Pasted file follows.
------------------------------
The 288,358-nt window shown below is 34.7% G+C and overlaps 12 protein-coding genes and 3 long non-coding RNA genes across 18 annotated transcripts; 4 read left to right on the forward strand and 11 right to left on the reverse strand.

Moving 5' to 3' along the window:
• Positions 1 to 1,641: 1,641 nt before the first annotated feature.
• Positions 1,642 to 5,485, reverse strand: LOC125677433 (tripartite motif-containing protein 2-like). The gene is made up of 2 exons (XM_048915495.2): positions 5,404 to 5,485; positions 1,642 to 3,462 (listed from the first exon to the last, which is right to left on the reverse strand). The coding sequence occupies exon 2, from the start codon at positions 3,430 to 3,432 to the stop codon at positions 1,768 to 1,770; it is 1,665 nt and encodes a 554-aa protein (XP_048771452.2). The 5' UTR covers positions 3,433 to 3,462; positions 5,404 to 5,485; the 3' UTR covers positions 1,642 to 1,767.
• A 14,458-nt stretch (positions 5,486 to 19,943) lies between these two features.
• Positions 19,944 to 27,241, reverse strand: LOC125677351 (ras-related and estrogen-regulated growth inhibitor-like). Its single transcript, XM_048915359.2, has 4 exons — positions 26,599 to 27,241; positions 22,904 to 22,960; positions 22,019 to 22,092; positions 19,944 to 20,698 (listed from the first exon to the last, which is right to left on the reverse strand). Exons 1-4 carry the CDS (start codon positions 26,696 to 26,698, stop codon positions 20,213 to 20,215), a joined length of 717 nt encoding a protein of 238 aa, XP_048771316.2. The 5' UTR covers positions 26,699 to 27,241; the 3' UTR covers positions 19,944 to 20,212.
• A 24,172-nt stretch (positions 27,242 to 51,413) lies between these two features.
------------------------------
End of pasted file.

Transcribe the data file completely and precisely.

The 288,358-nt window shown below is 34.7% G+C and overlaps 12 protein-coding genes and 3 long non-coding RNA genes across 18 annotated transcripts; 4 read left to right on the forward strand and 11 right to left on the reverse strand.

Moving 5' to 3' along the window:
• Positions 1 to 1,641: 1,641 nt before the first annotated feature.
• Positions 1,642 to 5,485, reverse strand: LOC125677433 (tripartite motif-containing protein 2-like). The gene is made up of 2 exons (XM_048915495.2): positions 5,404 to 5,485; positions 1,642 to 3,462 (listed from the first exon to the last, which is right to left on the reverse strand). The coding sequence occupies exon 2, from the start codon at positions 3,430 to 3,432 to the stop codon at positions 1,768 to 1,770; it is 1,665 nt and encodes a 554-aa protein (XP_048771452.2). The 5' UTR covers positions 3,433 to 3,462; positions 5,404 to 5,485; the 3' UTR covers positions 1,642 to 1,767.
• A 14,458-nt stretch (positions 5,486 to 19,943) lies between these two features.
• Positions 19,944 to 27,241, reverse strand: LOC125677351 (ras-related and estrogen-regulated growth inhibitor-like). Its single transcript, XM_048915359.2, has 4 exons — positions 26,599 to 27,241; positions 22,904 to 22,960; positions 22,019 to 22,092; positions 19,944 to 20,698 (listed from the first exon to the last, which is right to left on the reverse strand). Exons 1-4 carry the CDS (start codon positions 26,696 to 26,698, stop codon positions 20,213 to 20,215), a joined length of 717 nt encoding a protein of 238 aa, XP_048771316.2. The 5' UTR covers positions 26,699 to 27,241; the 3' UTR covers positions 19,944 to 20,212.
• A 24,172-nt stretch (positions 27,242 to 51,413) lies between these two features.